I want to buy fake product reviews for my awesome product. But everybody already knows the reviews are fake most places, so my fake reviews will be ignored. Can you please tell me what places remain that people won't know the reviews I plant are fake?
(Some people don't. Apparently there are people who put their laptop on the desk, remove the charger, work until the battery is empty, then plug in the charger)
This probably has something to do with manufacturer "guidelines" instructing users that they need to completely discharge their battery and then fully charge it at least once a week. Apple was (is?) guilty of this. The guideline has something to do with the computer being able to accurately display time remaining, but it's always seemed like a Bad Idea (tm) to me.
(Slashdot, would it kill you to allow UTF-8, or even HTML escaped entities like ™ or at least <sup> tags?)
It's not Apple's pretty little prison, it's Adobe's. When you're using "mainstream" software, that means Windows or (most of the time these days) OS X. Lots of people have decided in the last 10 years than Microsoft simply does not make a modern operating system anymore. I'm sure we would all love to have the Linux revolution...any day now...but that's simply not feasible for the people who've invested their skills in Adobe, or MS Office, or ProTools, or any other professional software. There may be equivalent (or superior!) free options but the people who need them would have to start learning from nothing; Photoshop skills don't really translate to GIMP skills.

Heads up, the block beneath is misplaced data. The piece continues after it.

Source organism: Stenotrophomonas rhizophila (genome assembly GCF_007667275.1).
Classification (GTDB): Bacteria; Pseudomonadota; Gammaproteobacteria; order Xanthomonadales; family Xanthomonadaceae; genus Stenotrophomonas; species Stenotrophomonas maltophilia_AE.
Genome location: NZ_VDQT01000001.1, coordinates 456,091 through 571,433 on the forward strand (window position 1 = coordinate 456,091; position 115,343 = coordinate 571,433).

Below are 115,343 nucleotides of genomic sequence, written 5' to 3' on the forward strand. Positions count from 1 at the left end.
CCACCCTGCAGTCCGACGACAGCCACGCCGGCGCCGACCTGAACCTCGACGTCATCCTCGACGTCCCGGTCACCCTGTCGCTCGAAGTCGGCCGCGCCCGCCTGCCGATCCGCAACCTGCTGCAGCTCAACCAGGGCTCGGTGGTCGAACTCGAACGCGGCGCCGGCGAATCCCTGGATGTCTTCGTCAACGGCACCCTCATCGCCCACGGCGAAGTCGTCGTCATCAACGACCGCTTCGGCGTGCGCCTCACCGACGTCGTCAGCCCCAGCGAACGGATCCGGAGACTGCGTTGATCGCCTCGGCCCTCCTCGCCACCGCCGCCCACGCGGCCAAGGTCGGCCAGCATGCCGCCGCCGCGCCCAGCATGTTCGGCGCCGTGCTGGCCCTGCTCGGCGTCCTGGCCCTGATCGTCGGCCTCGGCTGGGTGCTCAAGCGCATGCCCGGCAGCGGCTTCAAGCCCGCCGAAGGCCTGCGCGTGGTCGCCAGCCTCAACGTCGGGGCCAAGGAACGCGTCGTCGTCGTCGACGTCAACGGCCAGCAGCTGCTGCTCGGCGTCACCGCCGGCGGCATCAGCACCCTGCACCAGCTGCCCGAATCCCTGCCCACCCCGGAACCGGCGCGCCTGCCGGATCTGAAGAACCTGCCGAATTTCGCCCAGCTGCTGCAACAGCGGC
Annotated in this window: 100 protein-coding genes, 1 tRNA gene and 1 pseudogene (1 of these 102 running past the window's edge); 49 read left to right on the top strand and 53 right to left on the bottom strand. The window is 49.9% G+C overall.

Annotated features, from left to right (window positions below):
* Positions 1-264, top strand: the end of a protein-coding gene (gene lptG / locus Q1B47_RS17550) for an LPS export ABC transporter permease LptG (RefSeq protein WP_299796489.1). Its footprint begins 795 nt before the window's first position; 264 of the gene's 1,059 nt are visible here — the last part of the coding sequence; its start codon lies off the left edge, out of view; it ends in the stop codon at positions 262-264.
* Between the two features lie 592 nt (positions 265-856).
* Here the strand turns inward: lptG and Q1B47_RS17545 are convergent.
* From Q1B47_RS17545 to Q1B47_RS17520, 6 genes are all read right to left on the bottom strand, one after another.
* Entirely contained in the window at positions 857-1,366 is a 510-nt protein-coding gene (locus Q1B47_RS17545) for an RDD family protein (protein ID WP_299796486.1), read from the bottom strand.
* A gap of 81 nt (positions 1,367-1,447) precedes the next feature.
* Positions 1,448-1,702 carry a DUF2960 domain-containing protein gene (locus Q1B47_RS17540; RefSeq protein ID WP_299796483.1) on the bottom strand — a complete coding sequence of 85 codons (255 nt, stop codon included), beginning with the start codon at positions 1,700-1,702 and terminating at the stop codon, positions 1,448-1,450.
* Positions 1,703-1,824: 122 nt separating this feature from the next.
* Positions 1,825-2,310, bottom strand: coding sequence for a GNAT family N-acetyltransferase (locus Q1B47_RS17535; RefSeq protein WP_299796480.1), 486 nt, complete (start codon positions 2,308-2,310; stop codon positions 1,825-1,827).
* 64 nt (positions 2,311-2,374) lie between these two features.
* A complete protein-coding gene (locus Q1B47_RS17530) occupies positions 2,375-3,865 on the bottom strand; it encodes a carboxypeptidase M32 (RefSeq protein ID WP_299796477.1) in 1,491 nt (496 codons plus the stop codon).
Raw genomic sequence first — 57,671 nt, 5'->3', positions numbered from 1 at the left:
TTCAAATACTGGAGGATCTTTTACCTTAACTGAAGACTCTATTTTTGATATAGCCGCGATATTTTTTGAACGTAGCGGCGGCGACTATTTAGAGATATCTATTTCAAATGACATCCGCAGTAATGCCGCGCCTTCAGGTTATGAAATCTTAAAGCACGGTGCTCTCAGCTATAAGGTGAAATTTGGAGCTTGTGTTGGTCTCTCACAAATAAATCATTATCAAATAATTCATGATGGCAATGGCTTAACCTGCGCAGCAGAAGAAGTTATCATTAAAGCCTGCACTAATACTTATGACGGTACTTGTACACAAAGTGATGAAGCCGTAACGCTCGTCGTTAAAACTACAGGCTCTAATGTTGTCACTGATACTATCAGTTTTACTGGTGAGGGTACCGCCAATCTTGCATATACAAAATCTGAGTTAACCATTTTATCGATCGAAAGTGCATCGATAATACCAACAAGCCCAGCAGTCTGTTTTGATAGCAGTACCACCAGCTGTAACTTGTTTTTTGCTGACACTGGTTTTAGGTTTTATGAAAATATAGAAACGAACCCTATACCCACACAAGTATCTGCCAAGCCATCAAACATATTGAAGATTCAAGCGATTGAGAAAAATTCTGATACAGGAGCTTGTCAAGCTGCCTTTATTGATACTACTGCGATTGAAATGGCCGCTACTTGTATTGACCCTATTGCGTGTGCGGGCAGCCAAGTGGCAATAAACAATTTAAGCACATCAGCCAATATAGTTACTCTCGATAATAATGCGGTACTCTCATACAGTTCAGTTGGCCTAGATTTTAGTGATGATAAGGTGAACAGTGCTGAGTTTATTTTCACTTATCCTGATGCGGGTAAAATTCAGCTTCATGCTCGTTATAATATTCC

So really, it's prisons all around. Would you rather live in Apple's pretty walled garden, or Microsoft's smelly old dungeon? Or would you rather be free and live with the Linux penguins in Antarctica?
Especially once we figure out how to 'convince' it to give us the best discount on everything.
Sounds like a great idea for manipulating human psychology to me. Lead the human to believe it fooled the machine into giving it a "discount", which is going to make that human feel good about buying whatever. It only has to manipulate 5% of people to be successful, and I think you underestimate how easily we are manipulated.
I read TFA (but didn't watch the video because I hate watching interviews on the internet). The argument boiled down to:
- Targeted ads give less information because economics reasons.
- Low quality sellers are indistinguishable from high quality sellers when there's less information.
- People therefore avoid targeted ads because they notice there's less information and so it's not as meaningful.
The last part is classic wrong thinking in economics, but I think in this case the rest of the argument is still valid. It just takes a different mechanism. I've never known somebody who thought ads actually communicated anything about how likely the seller is lying. But I have known many people who enjoy creative ads, like Geico (before it just got self-referential and boring) and others I can't remember right now.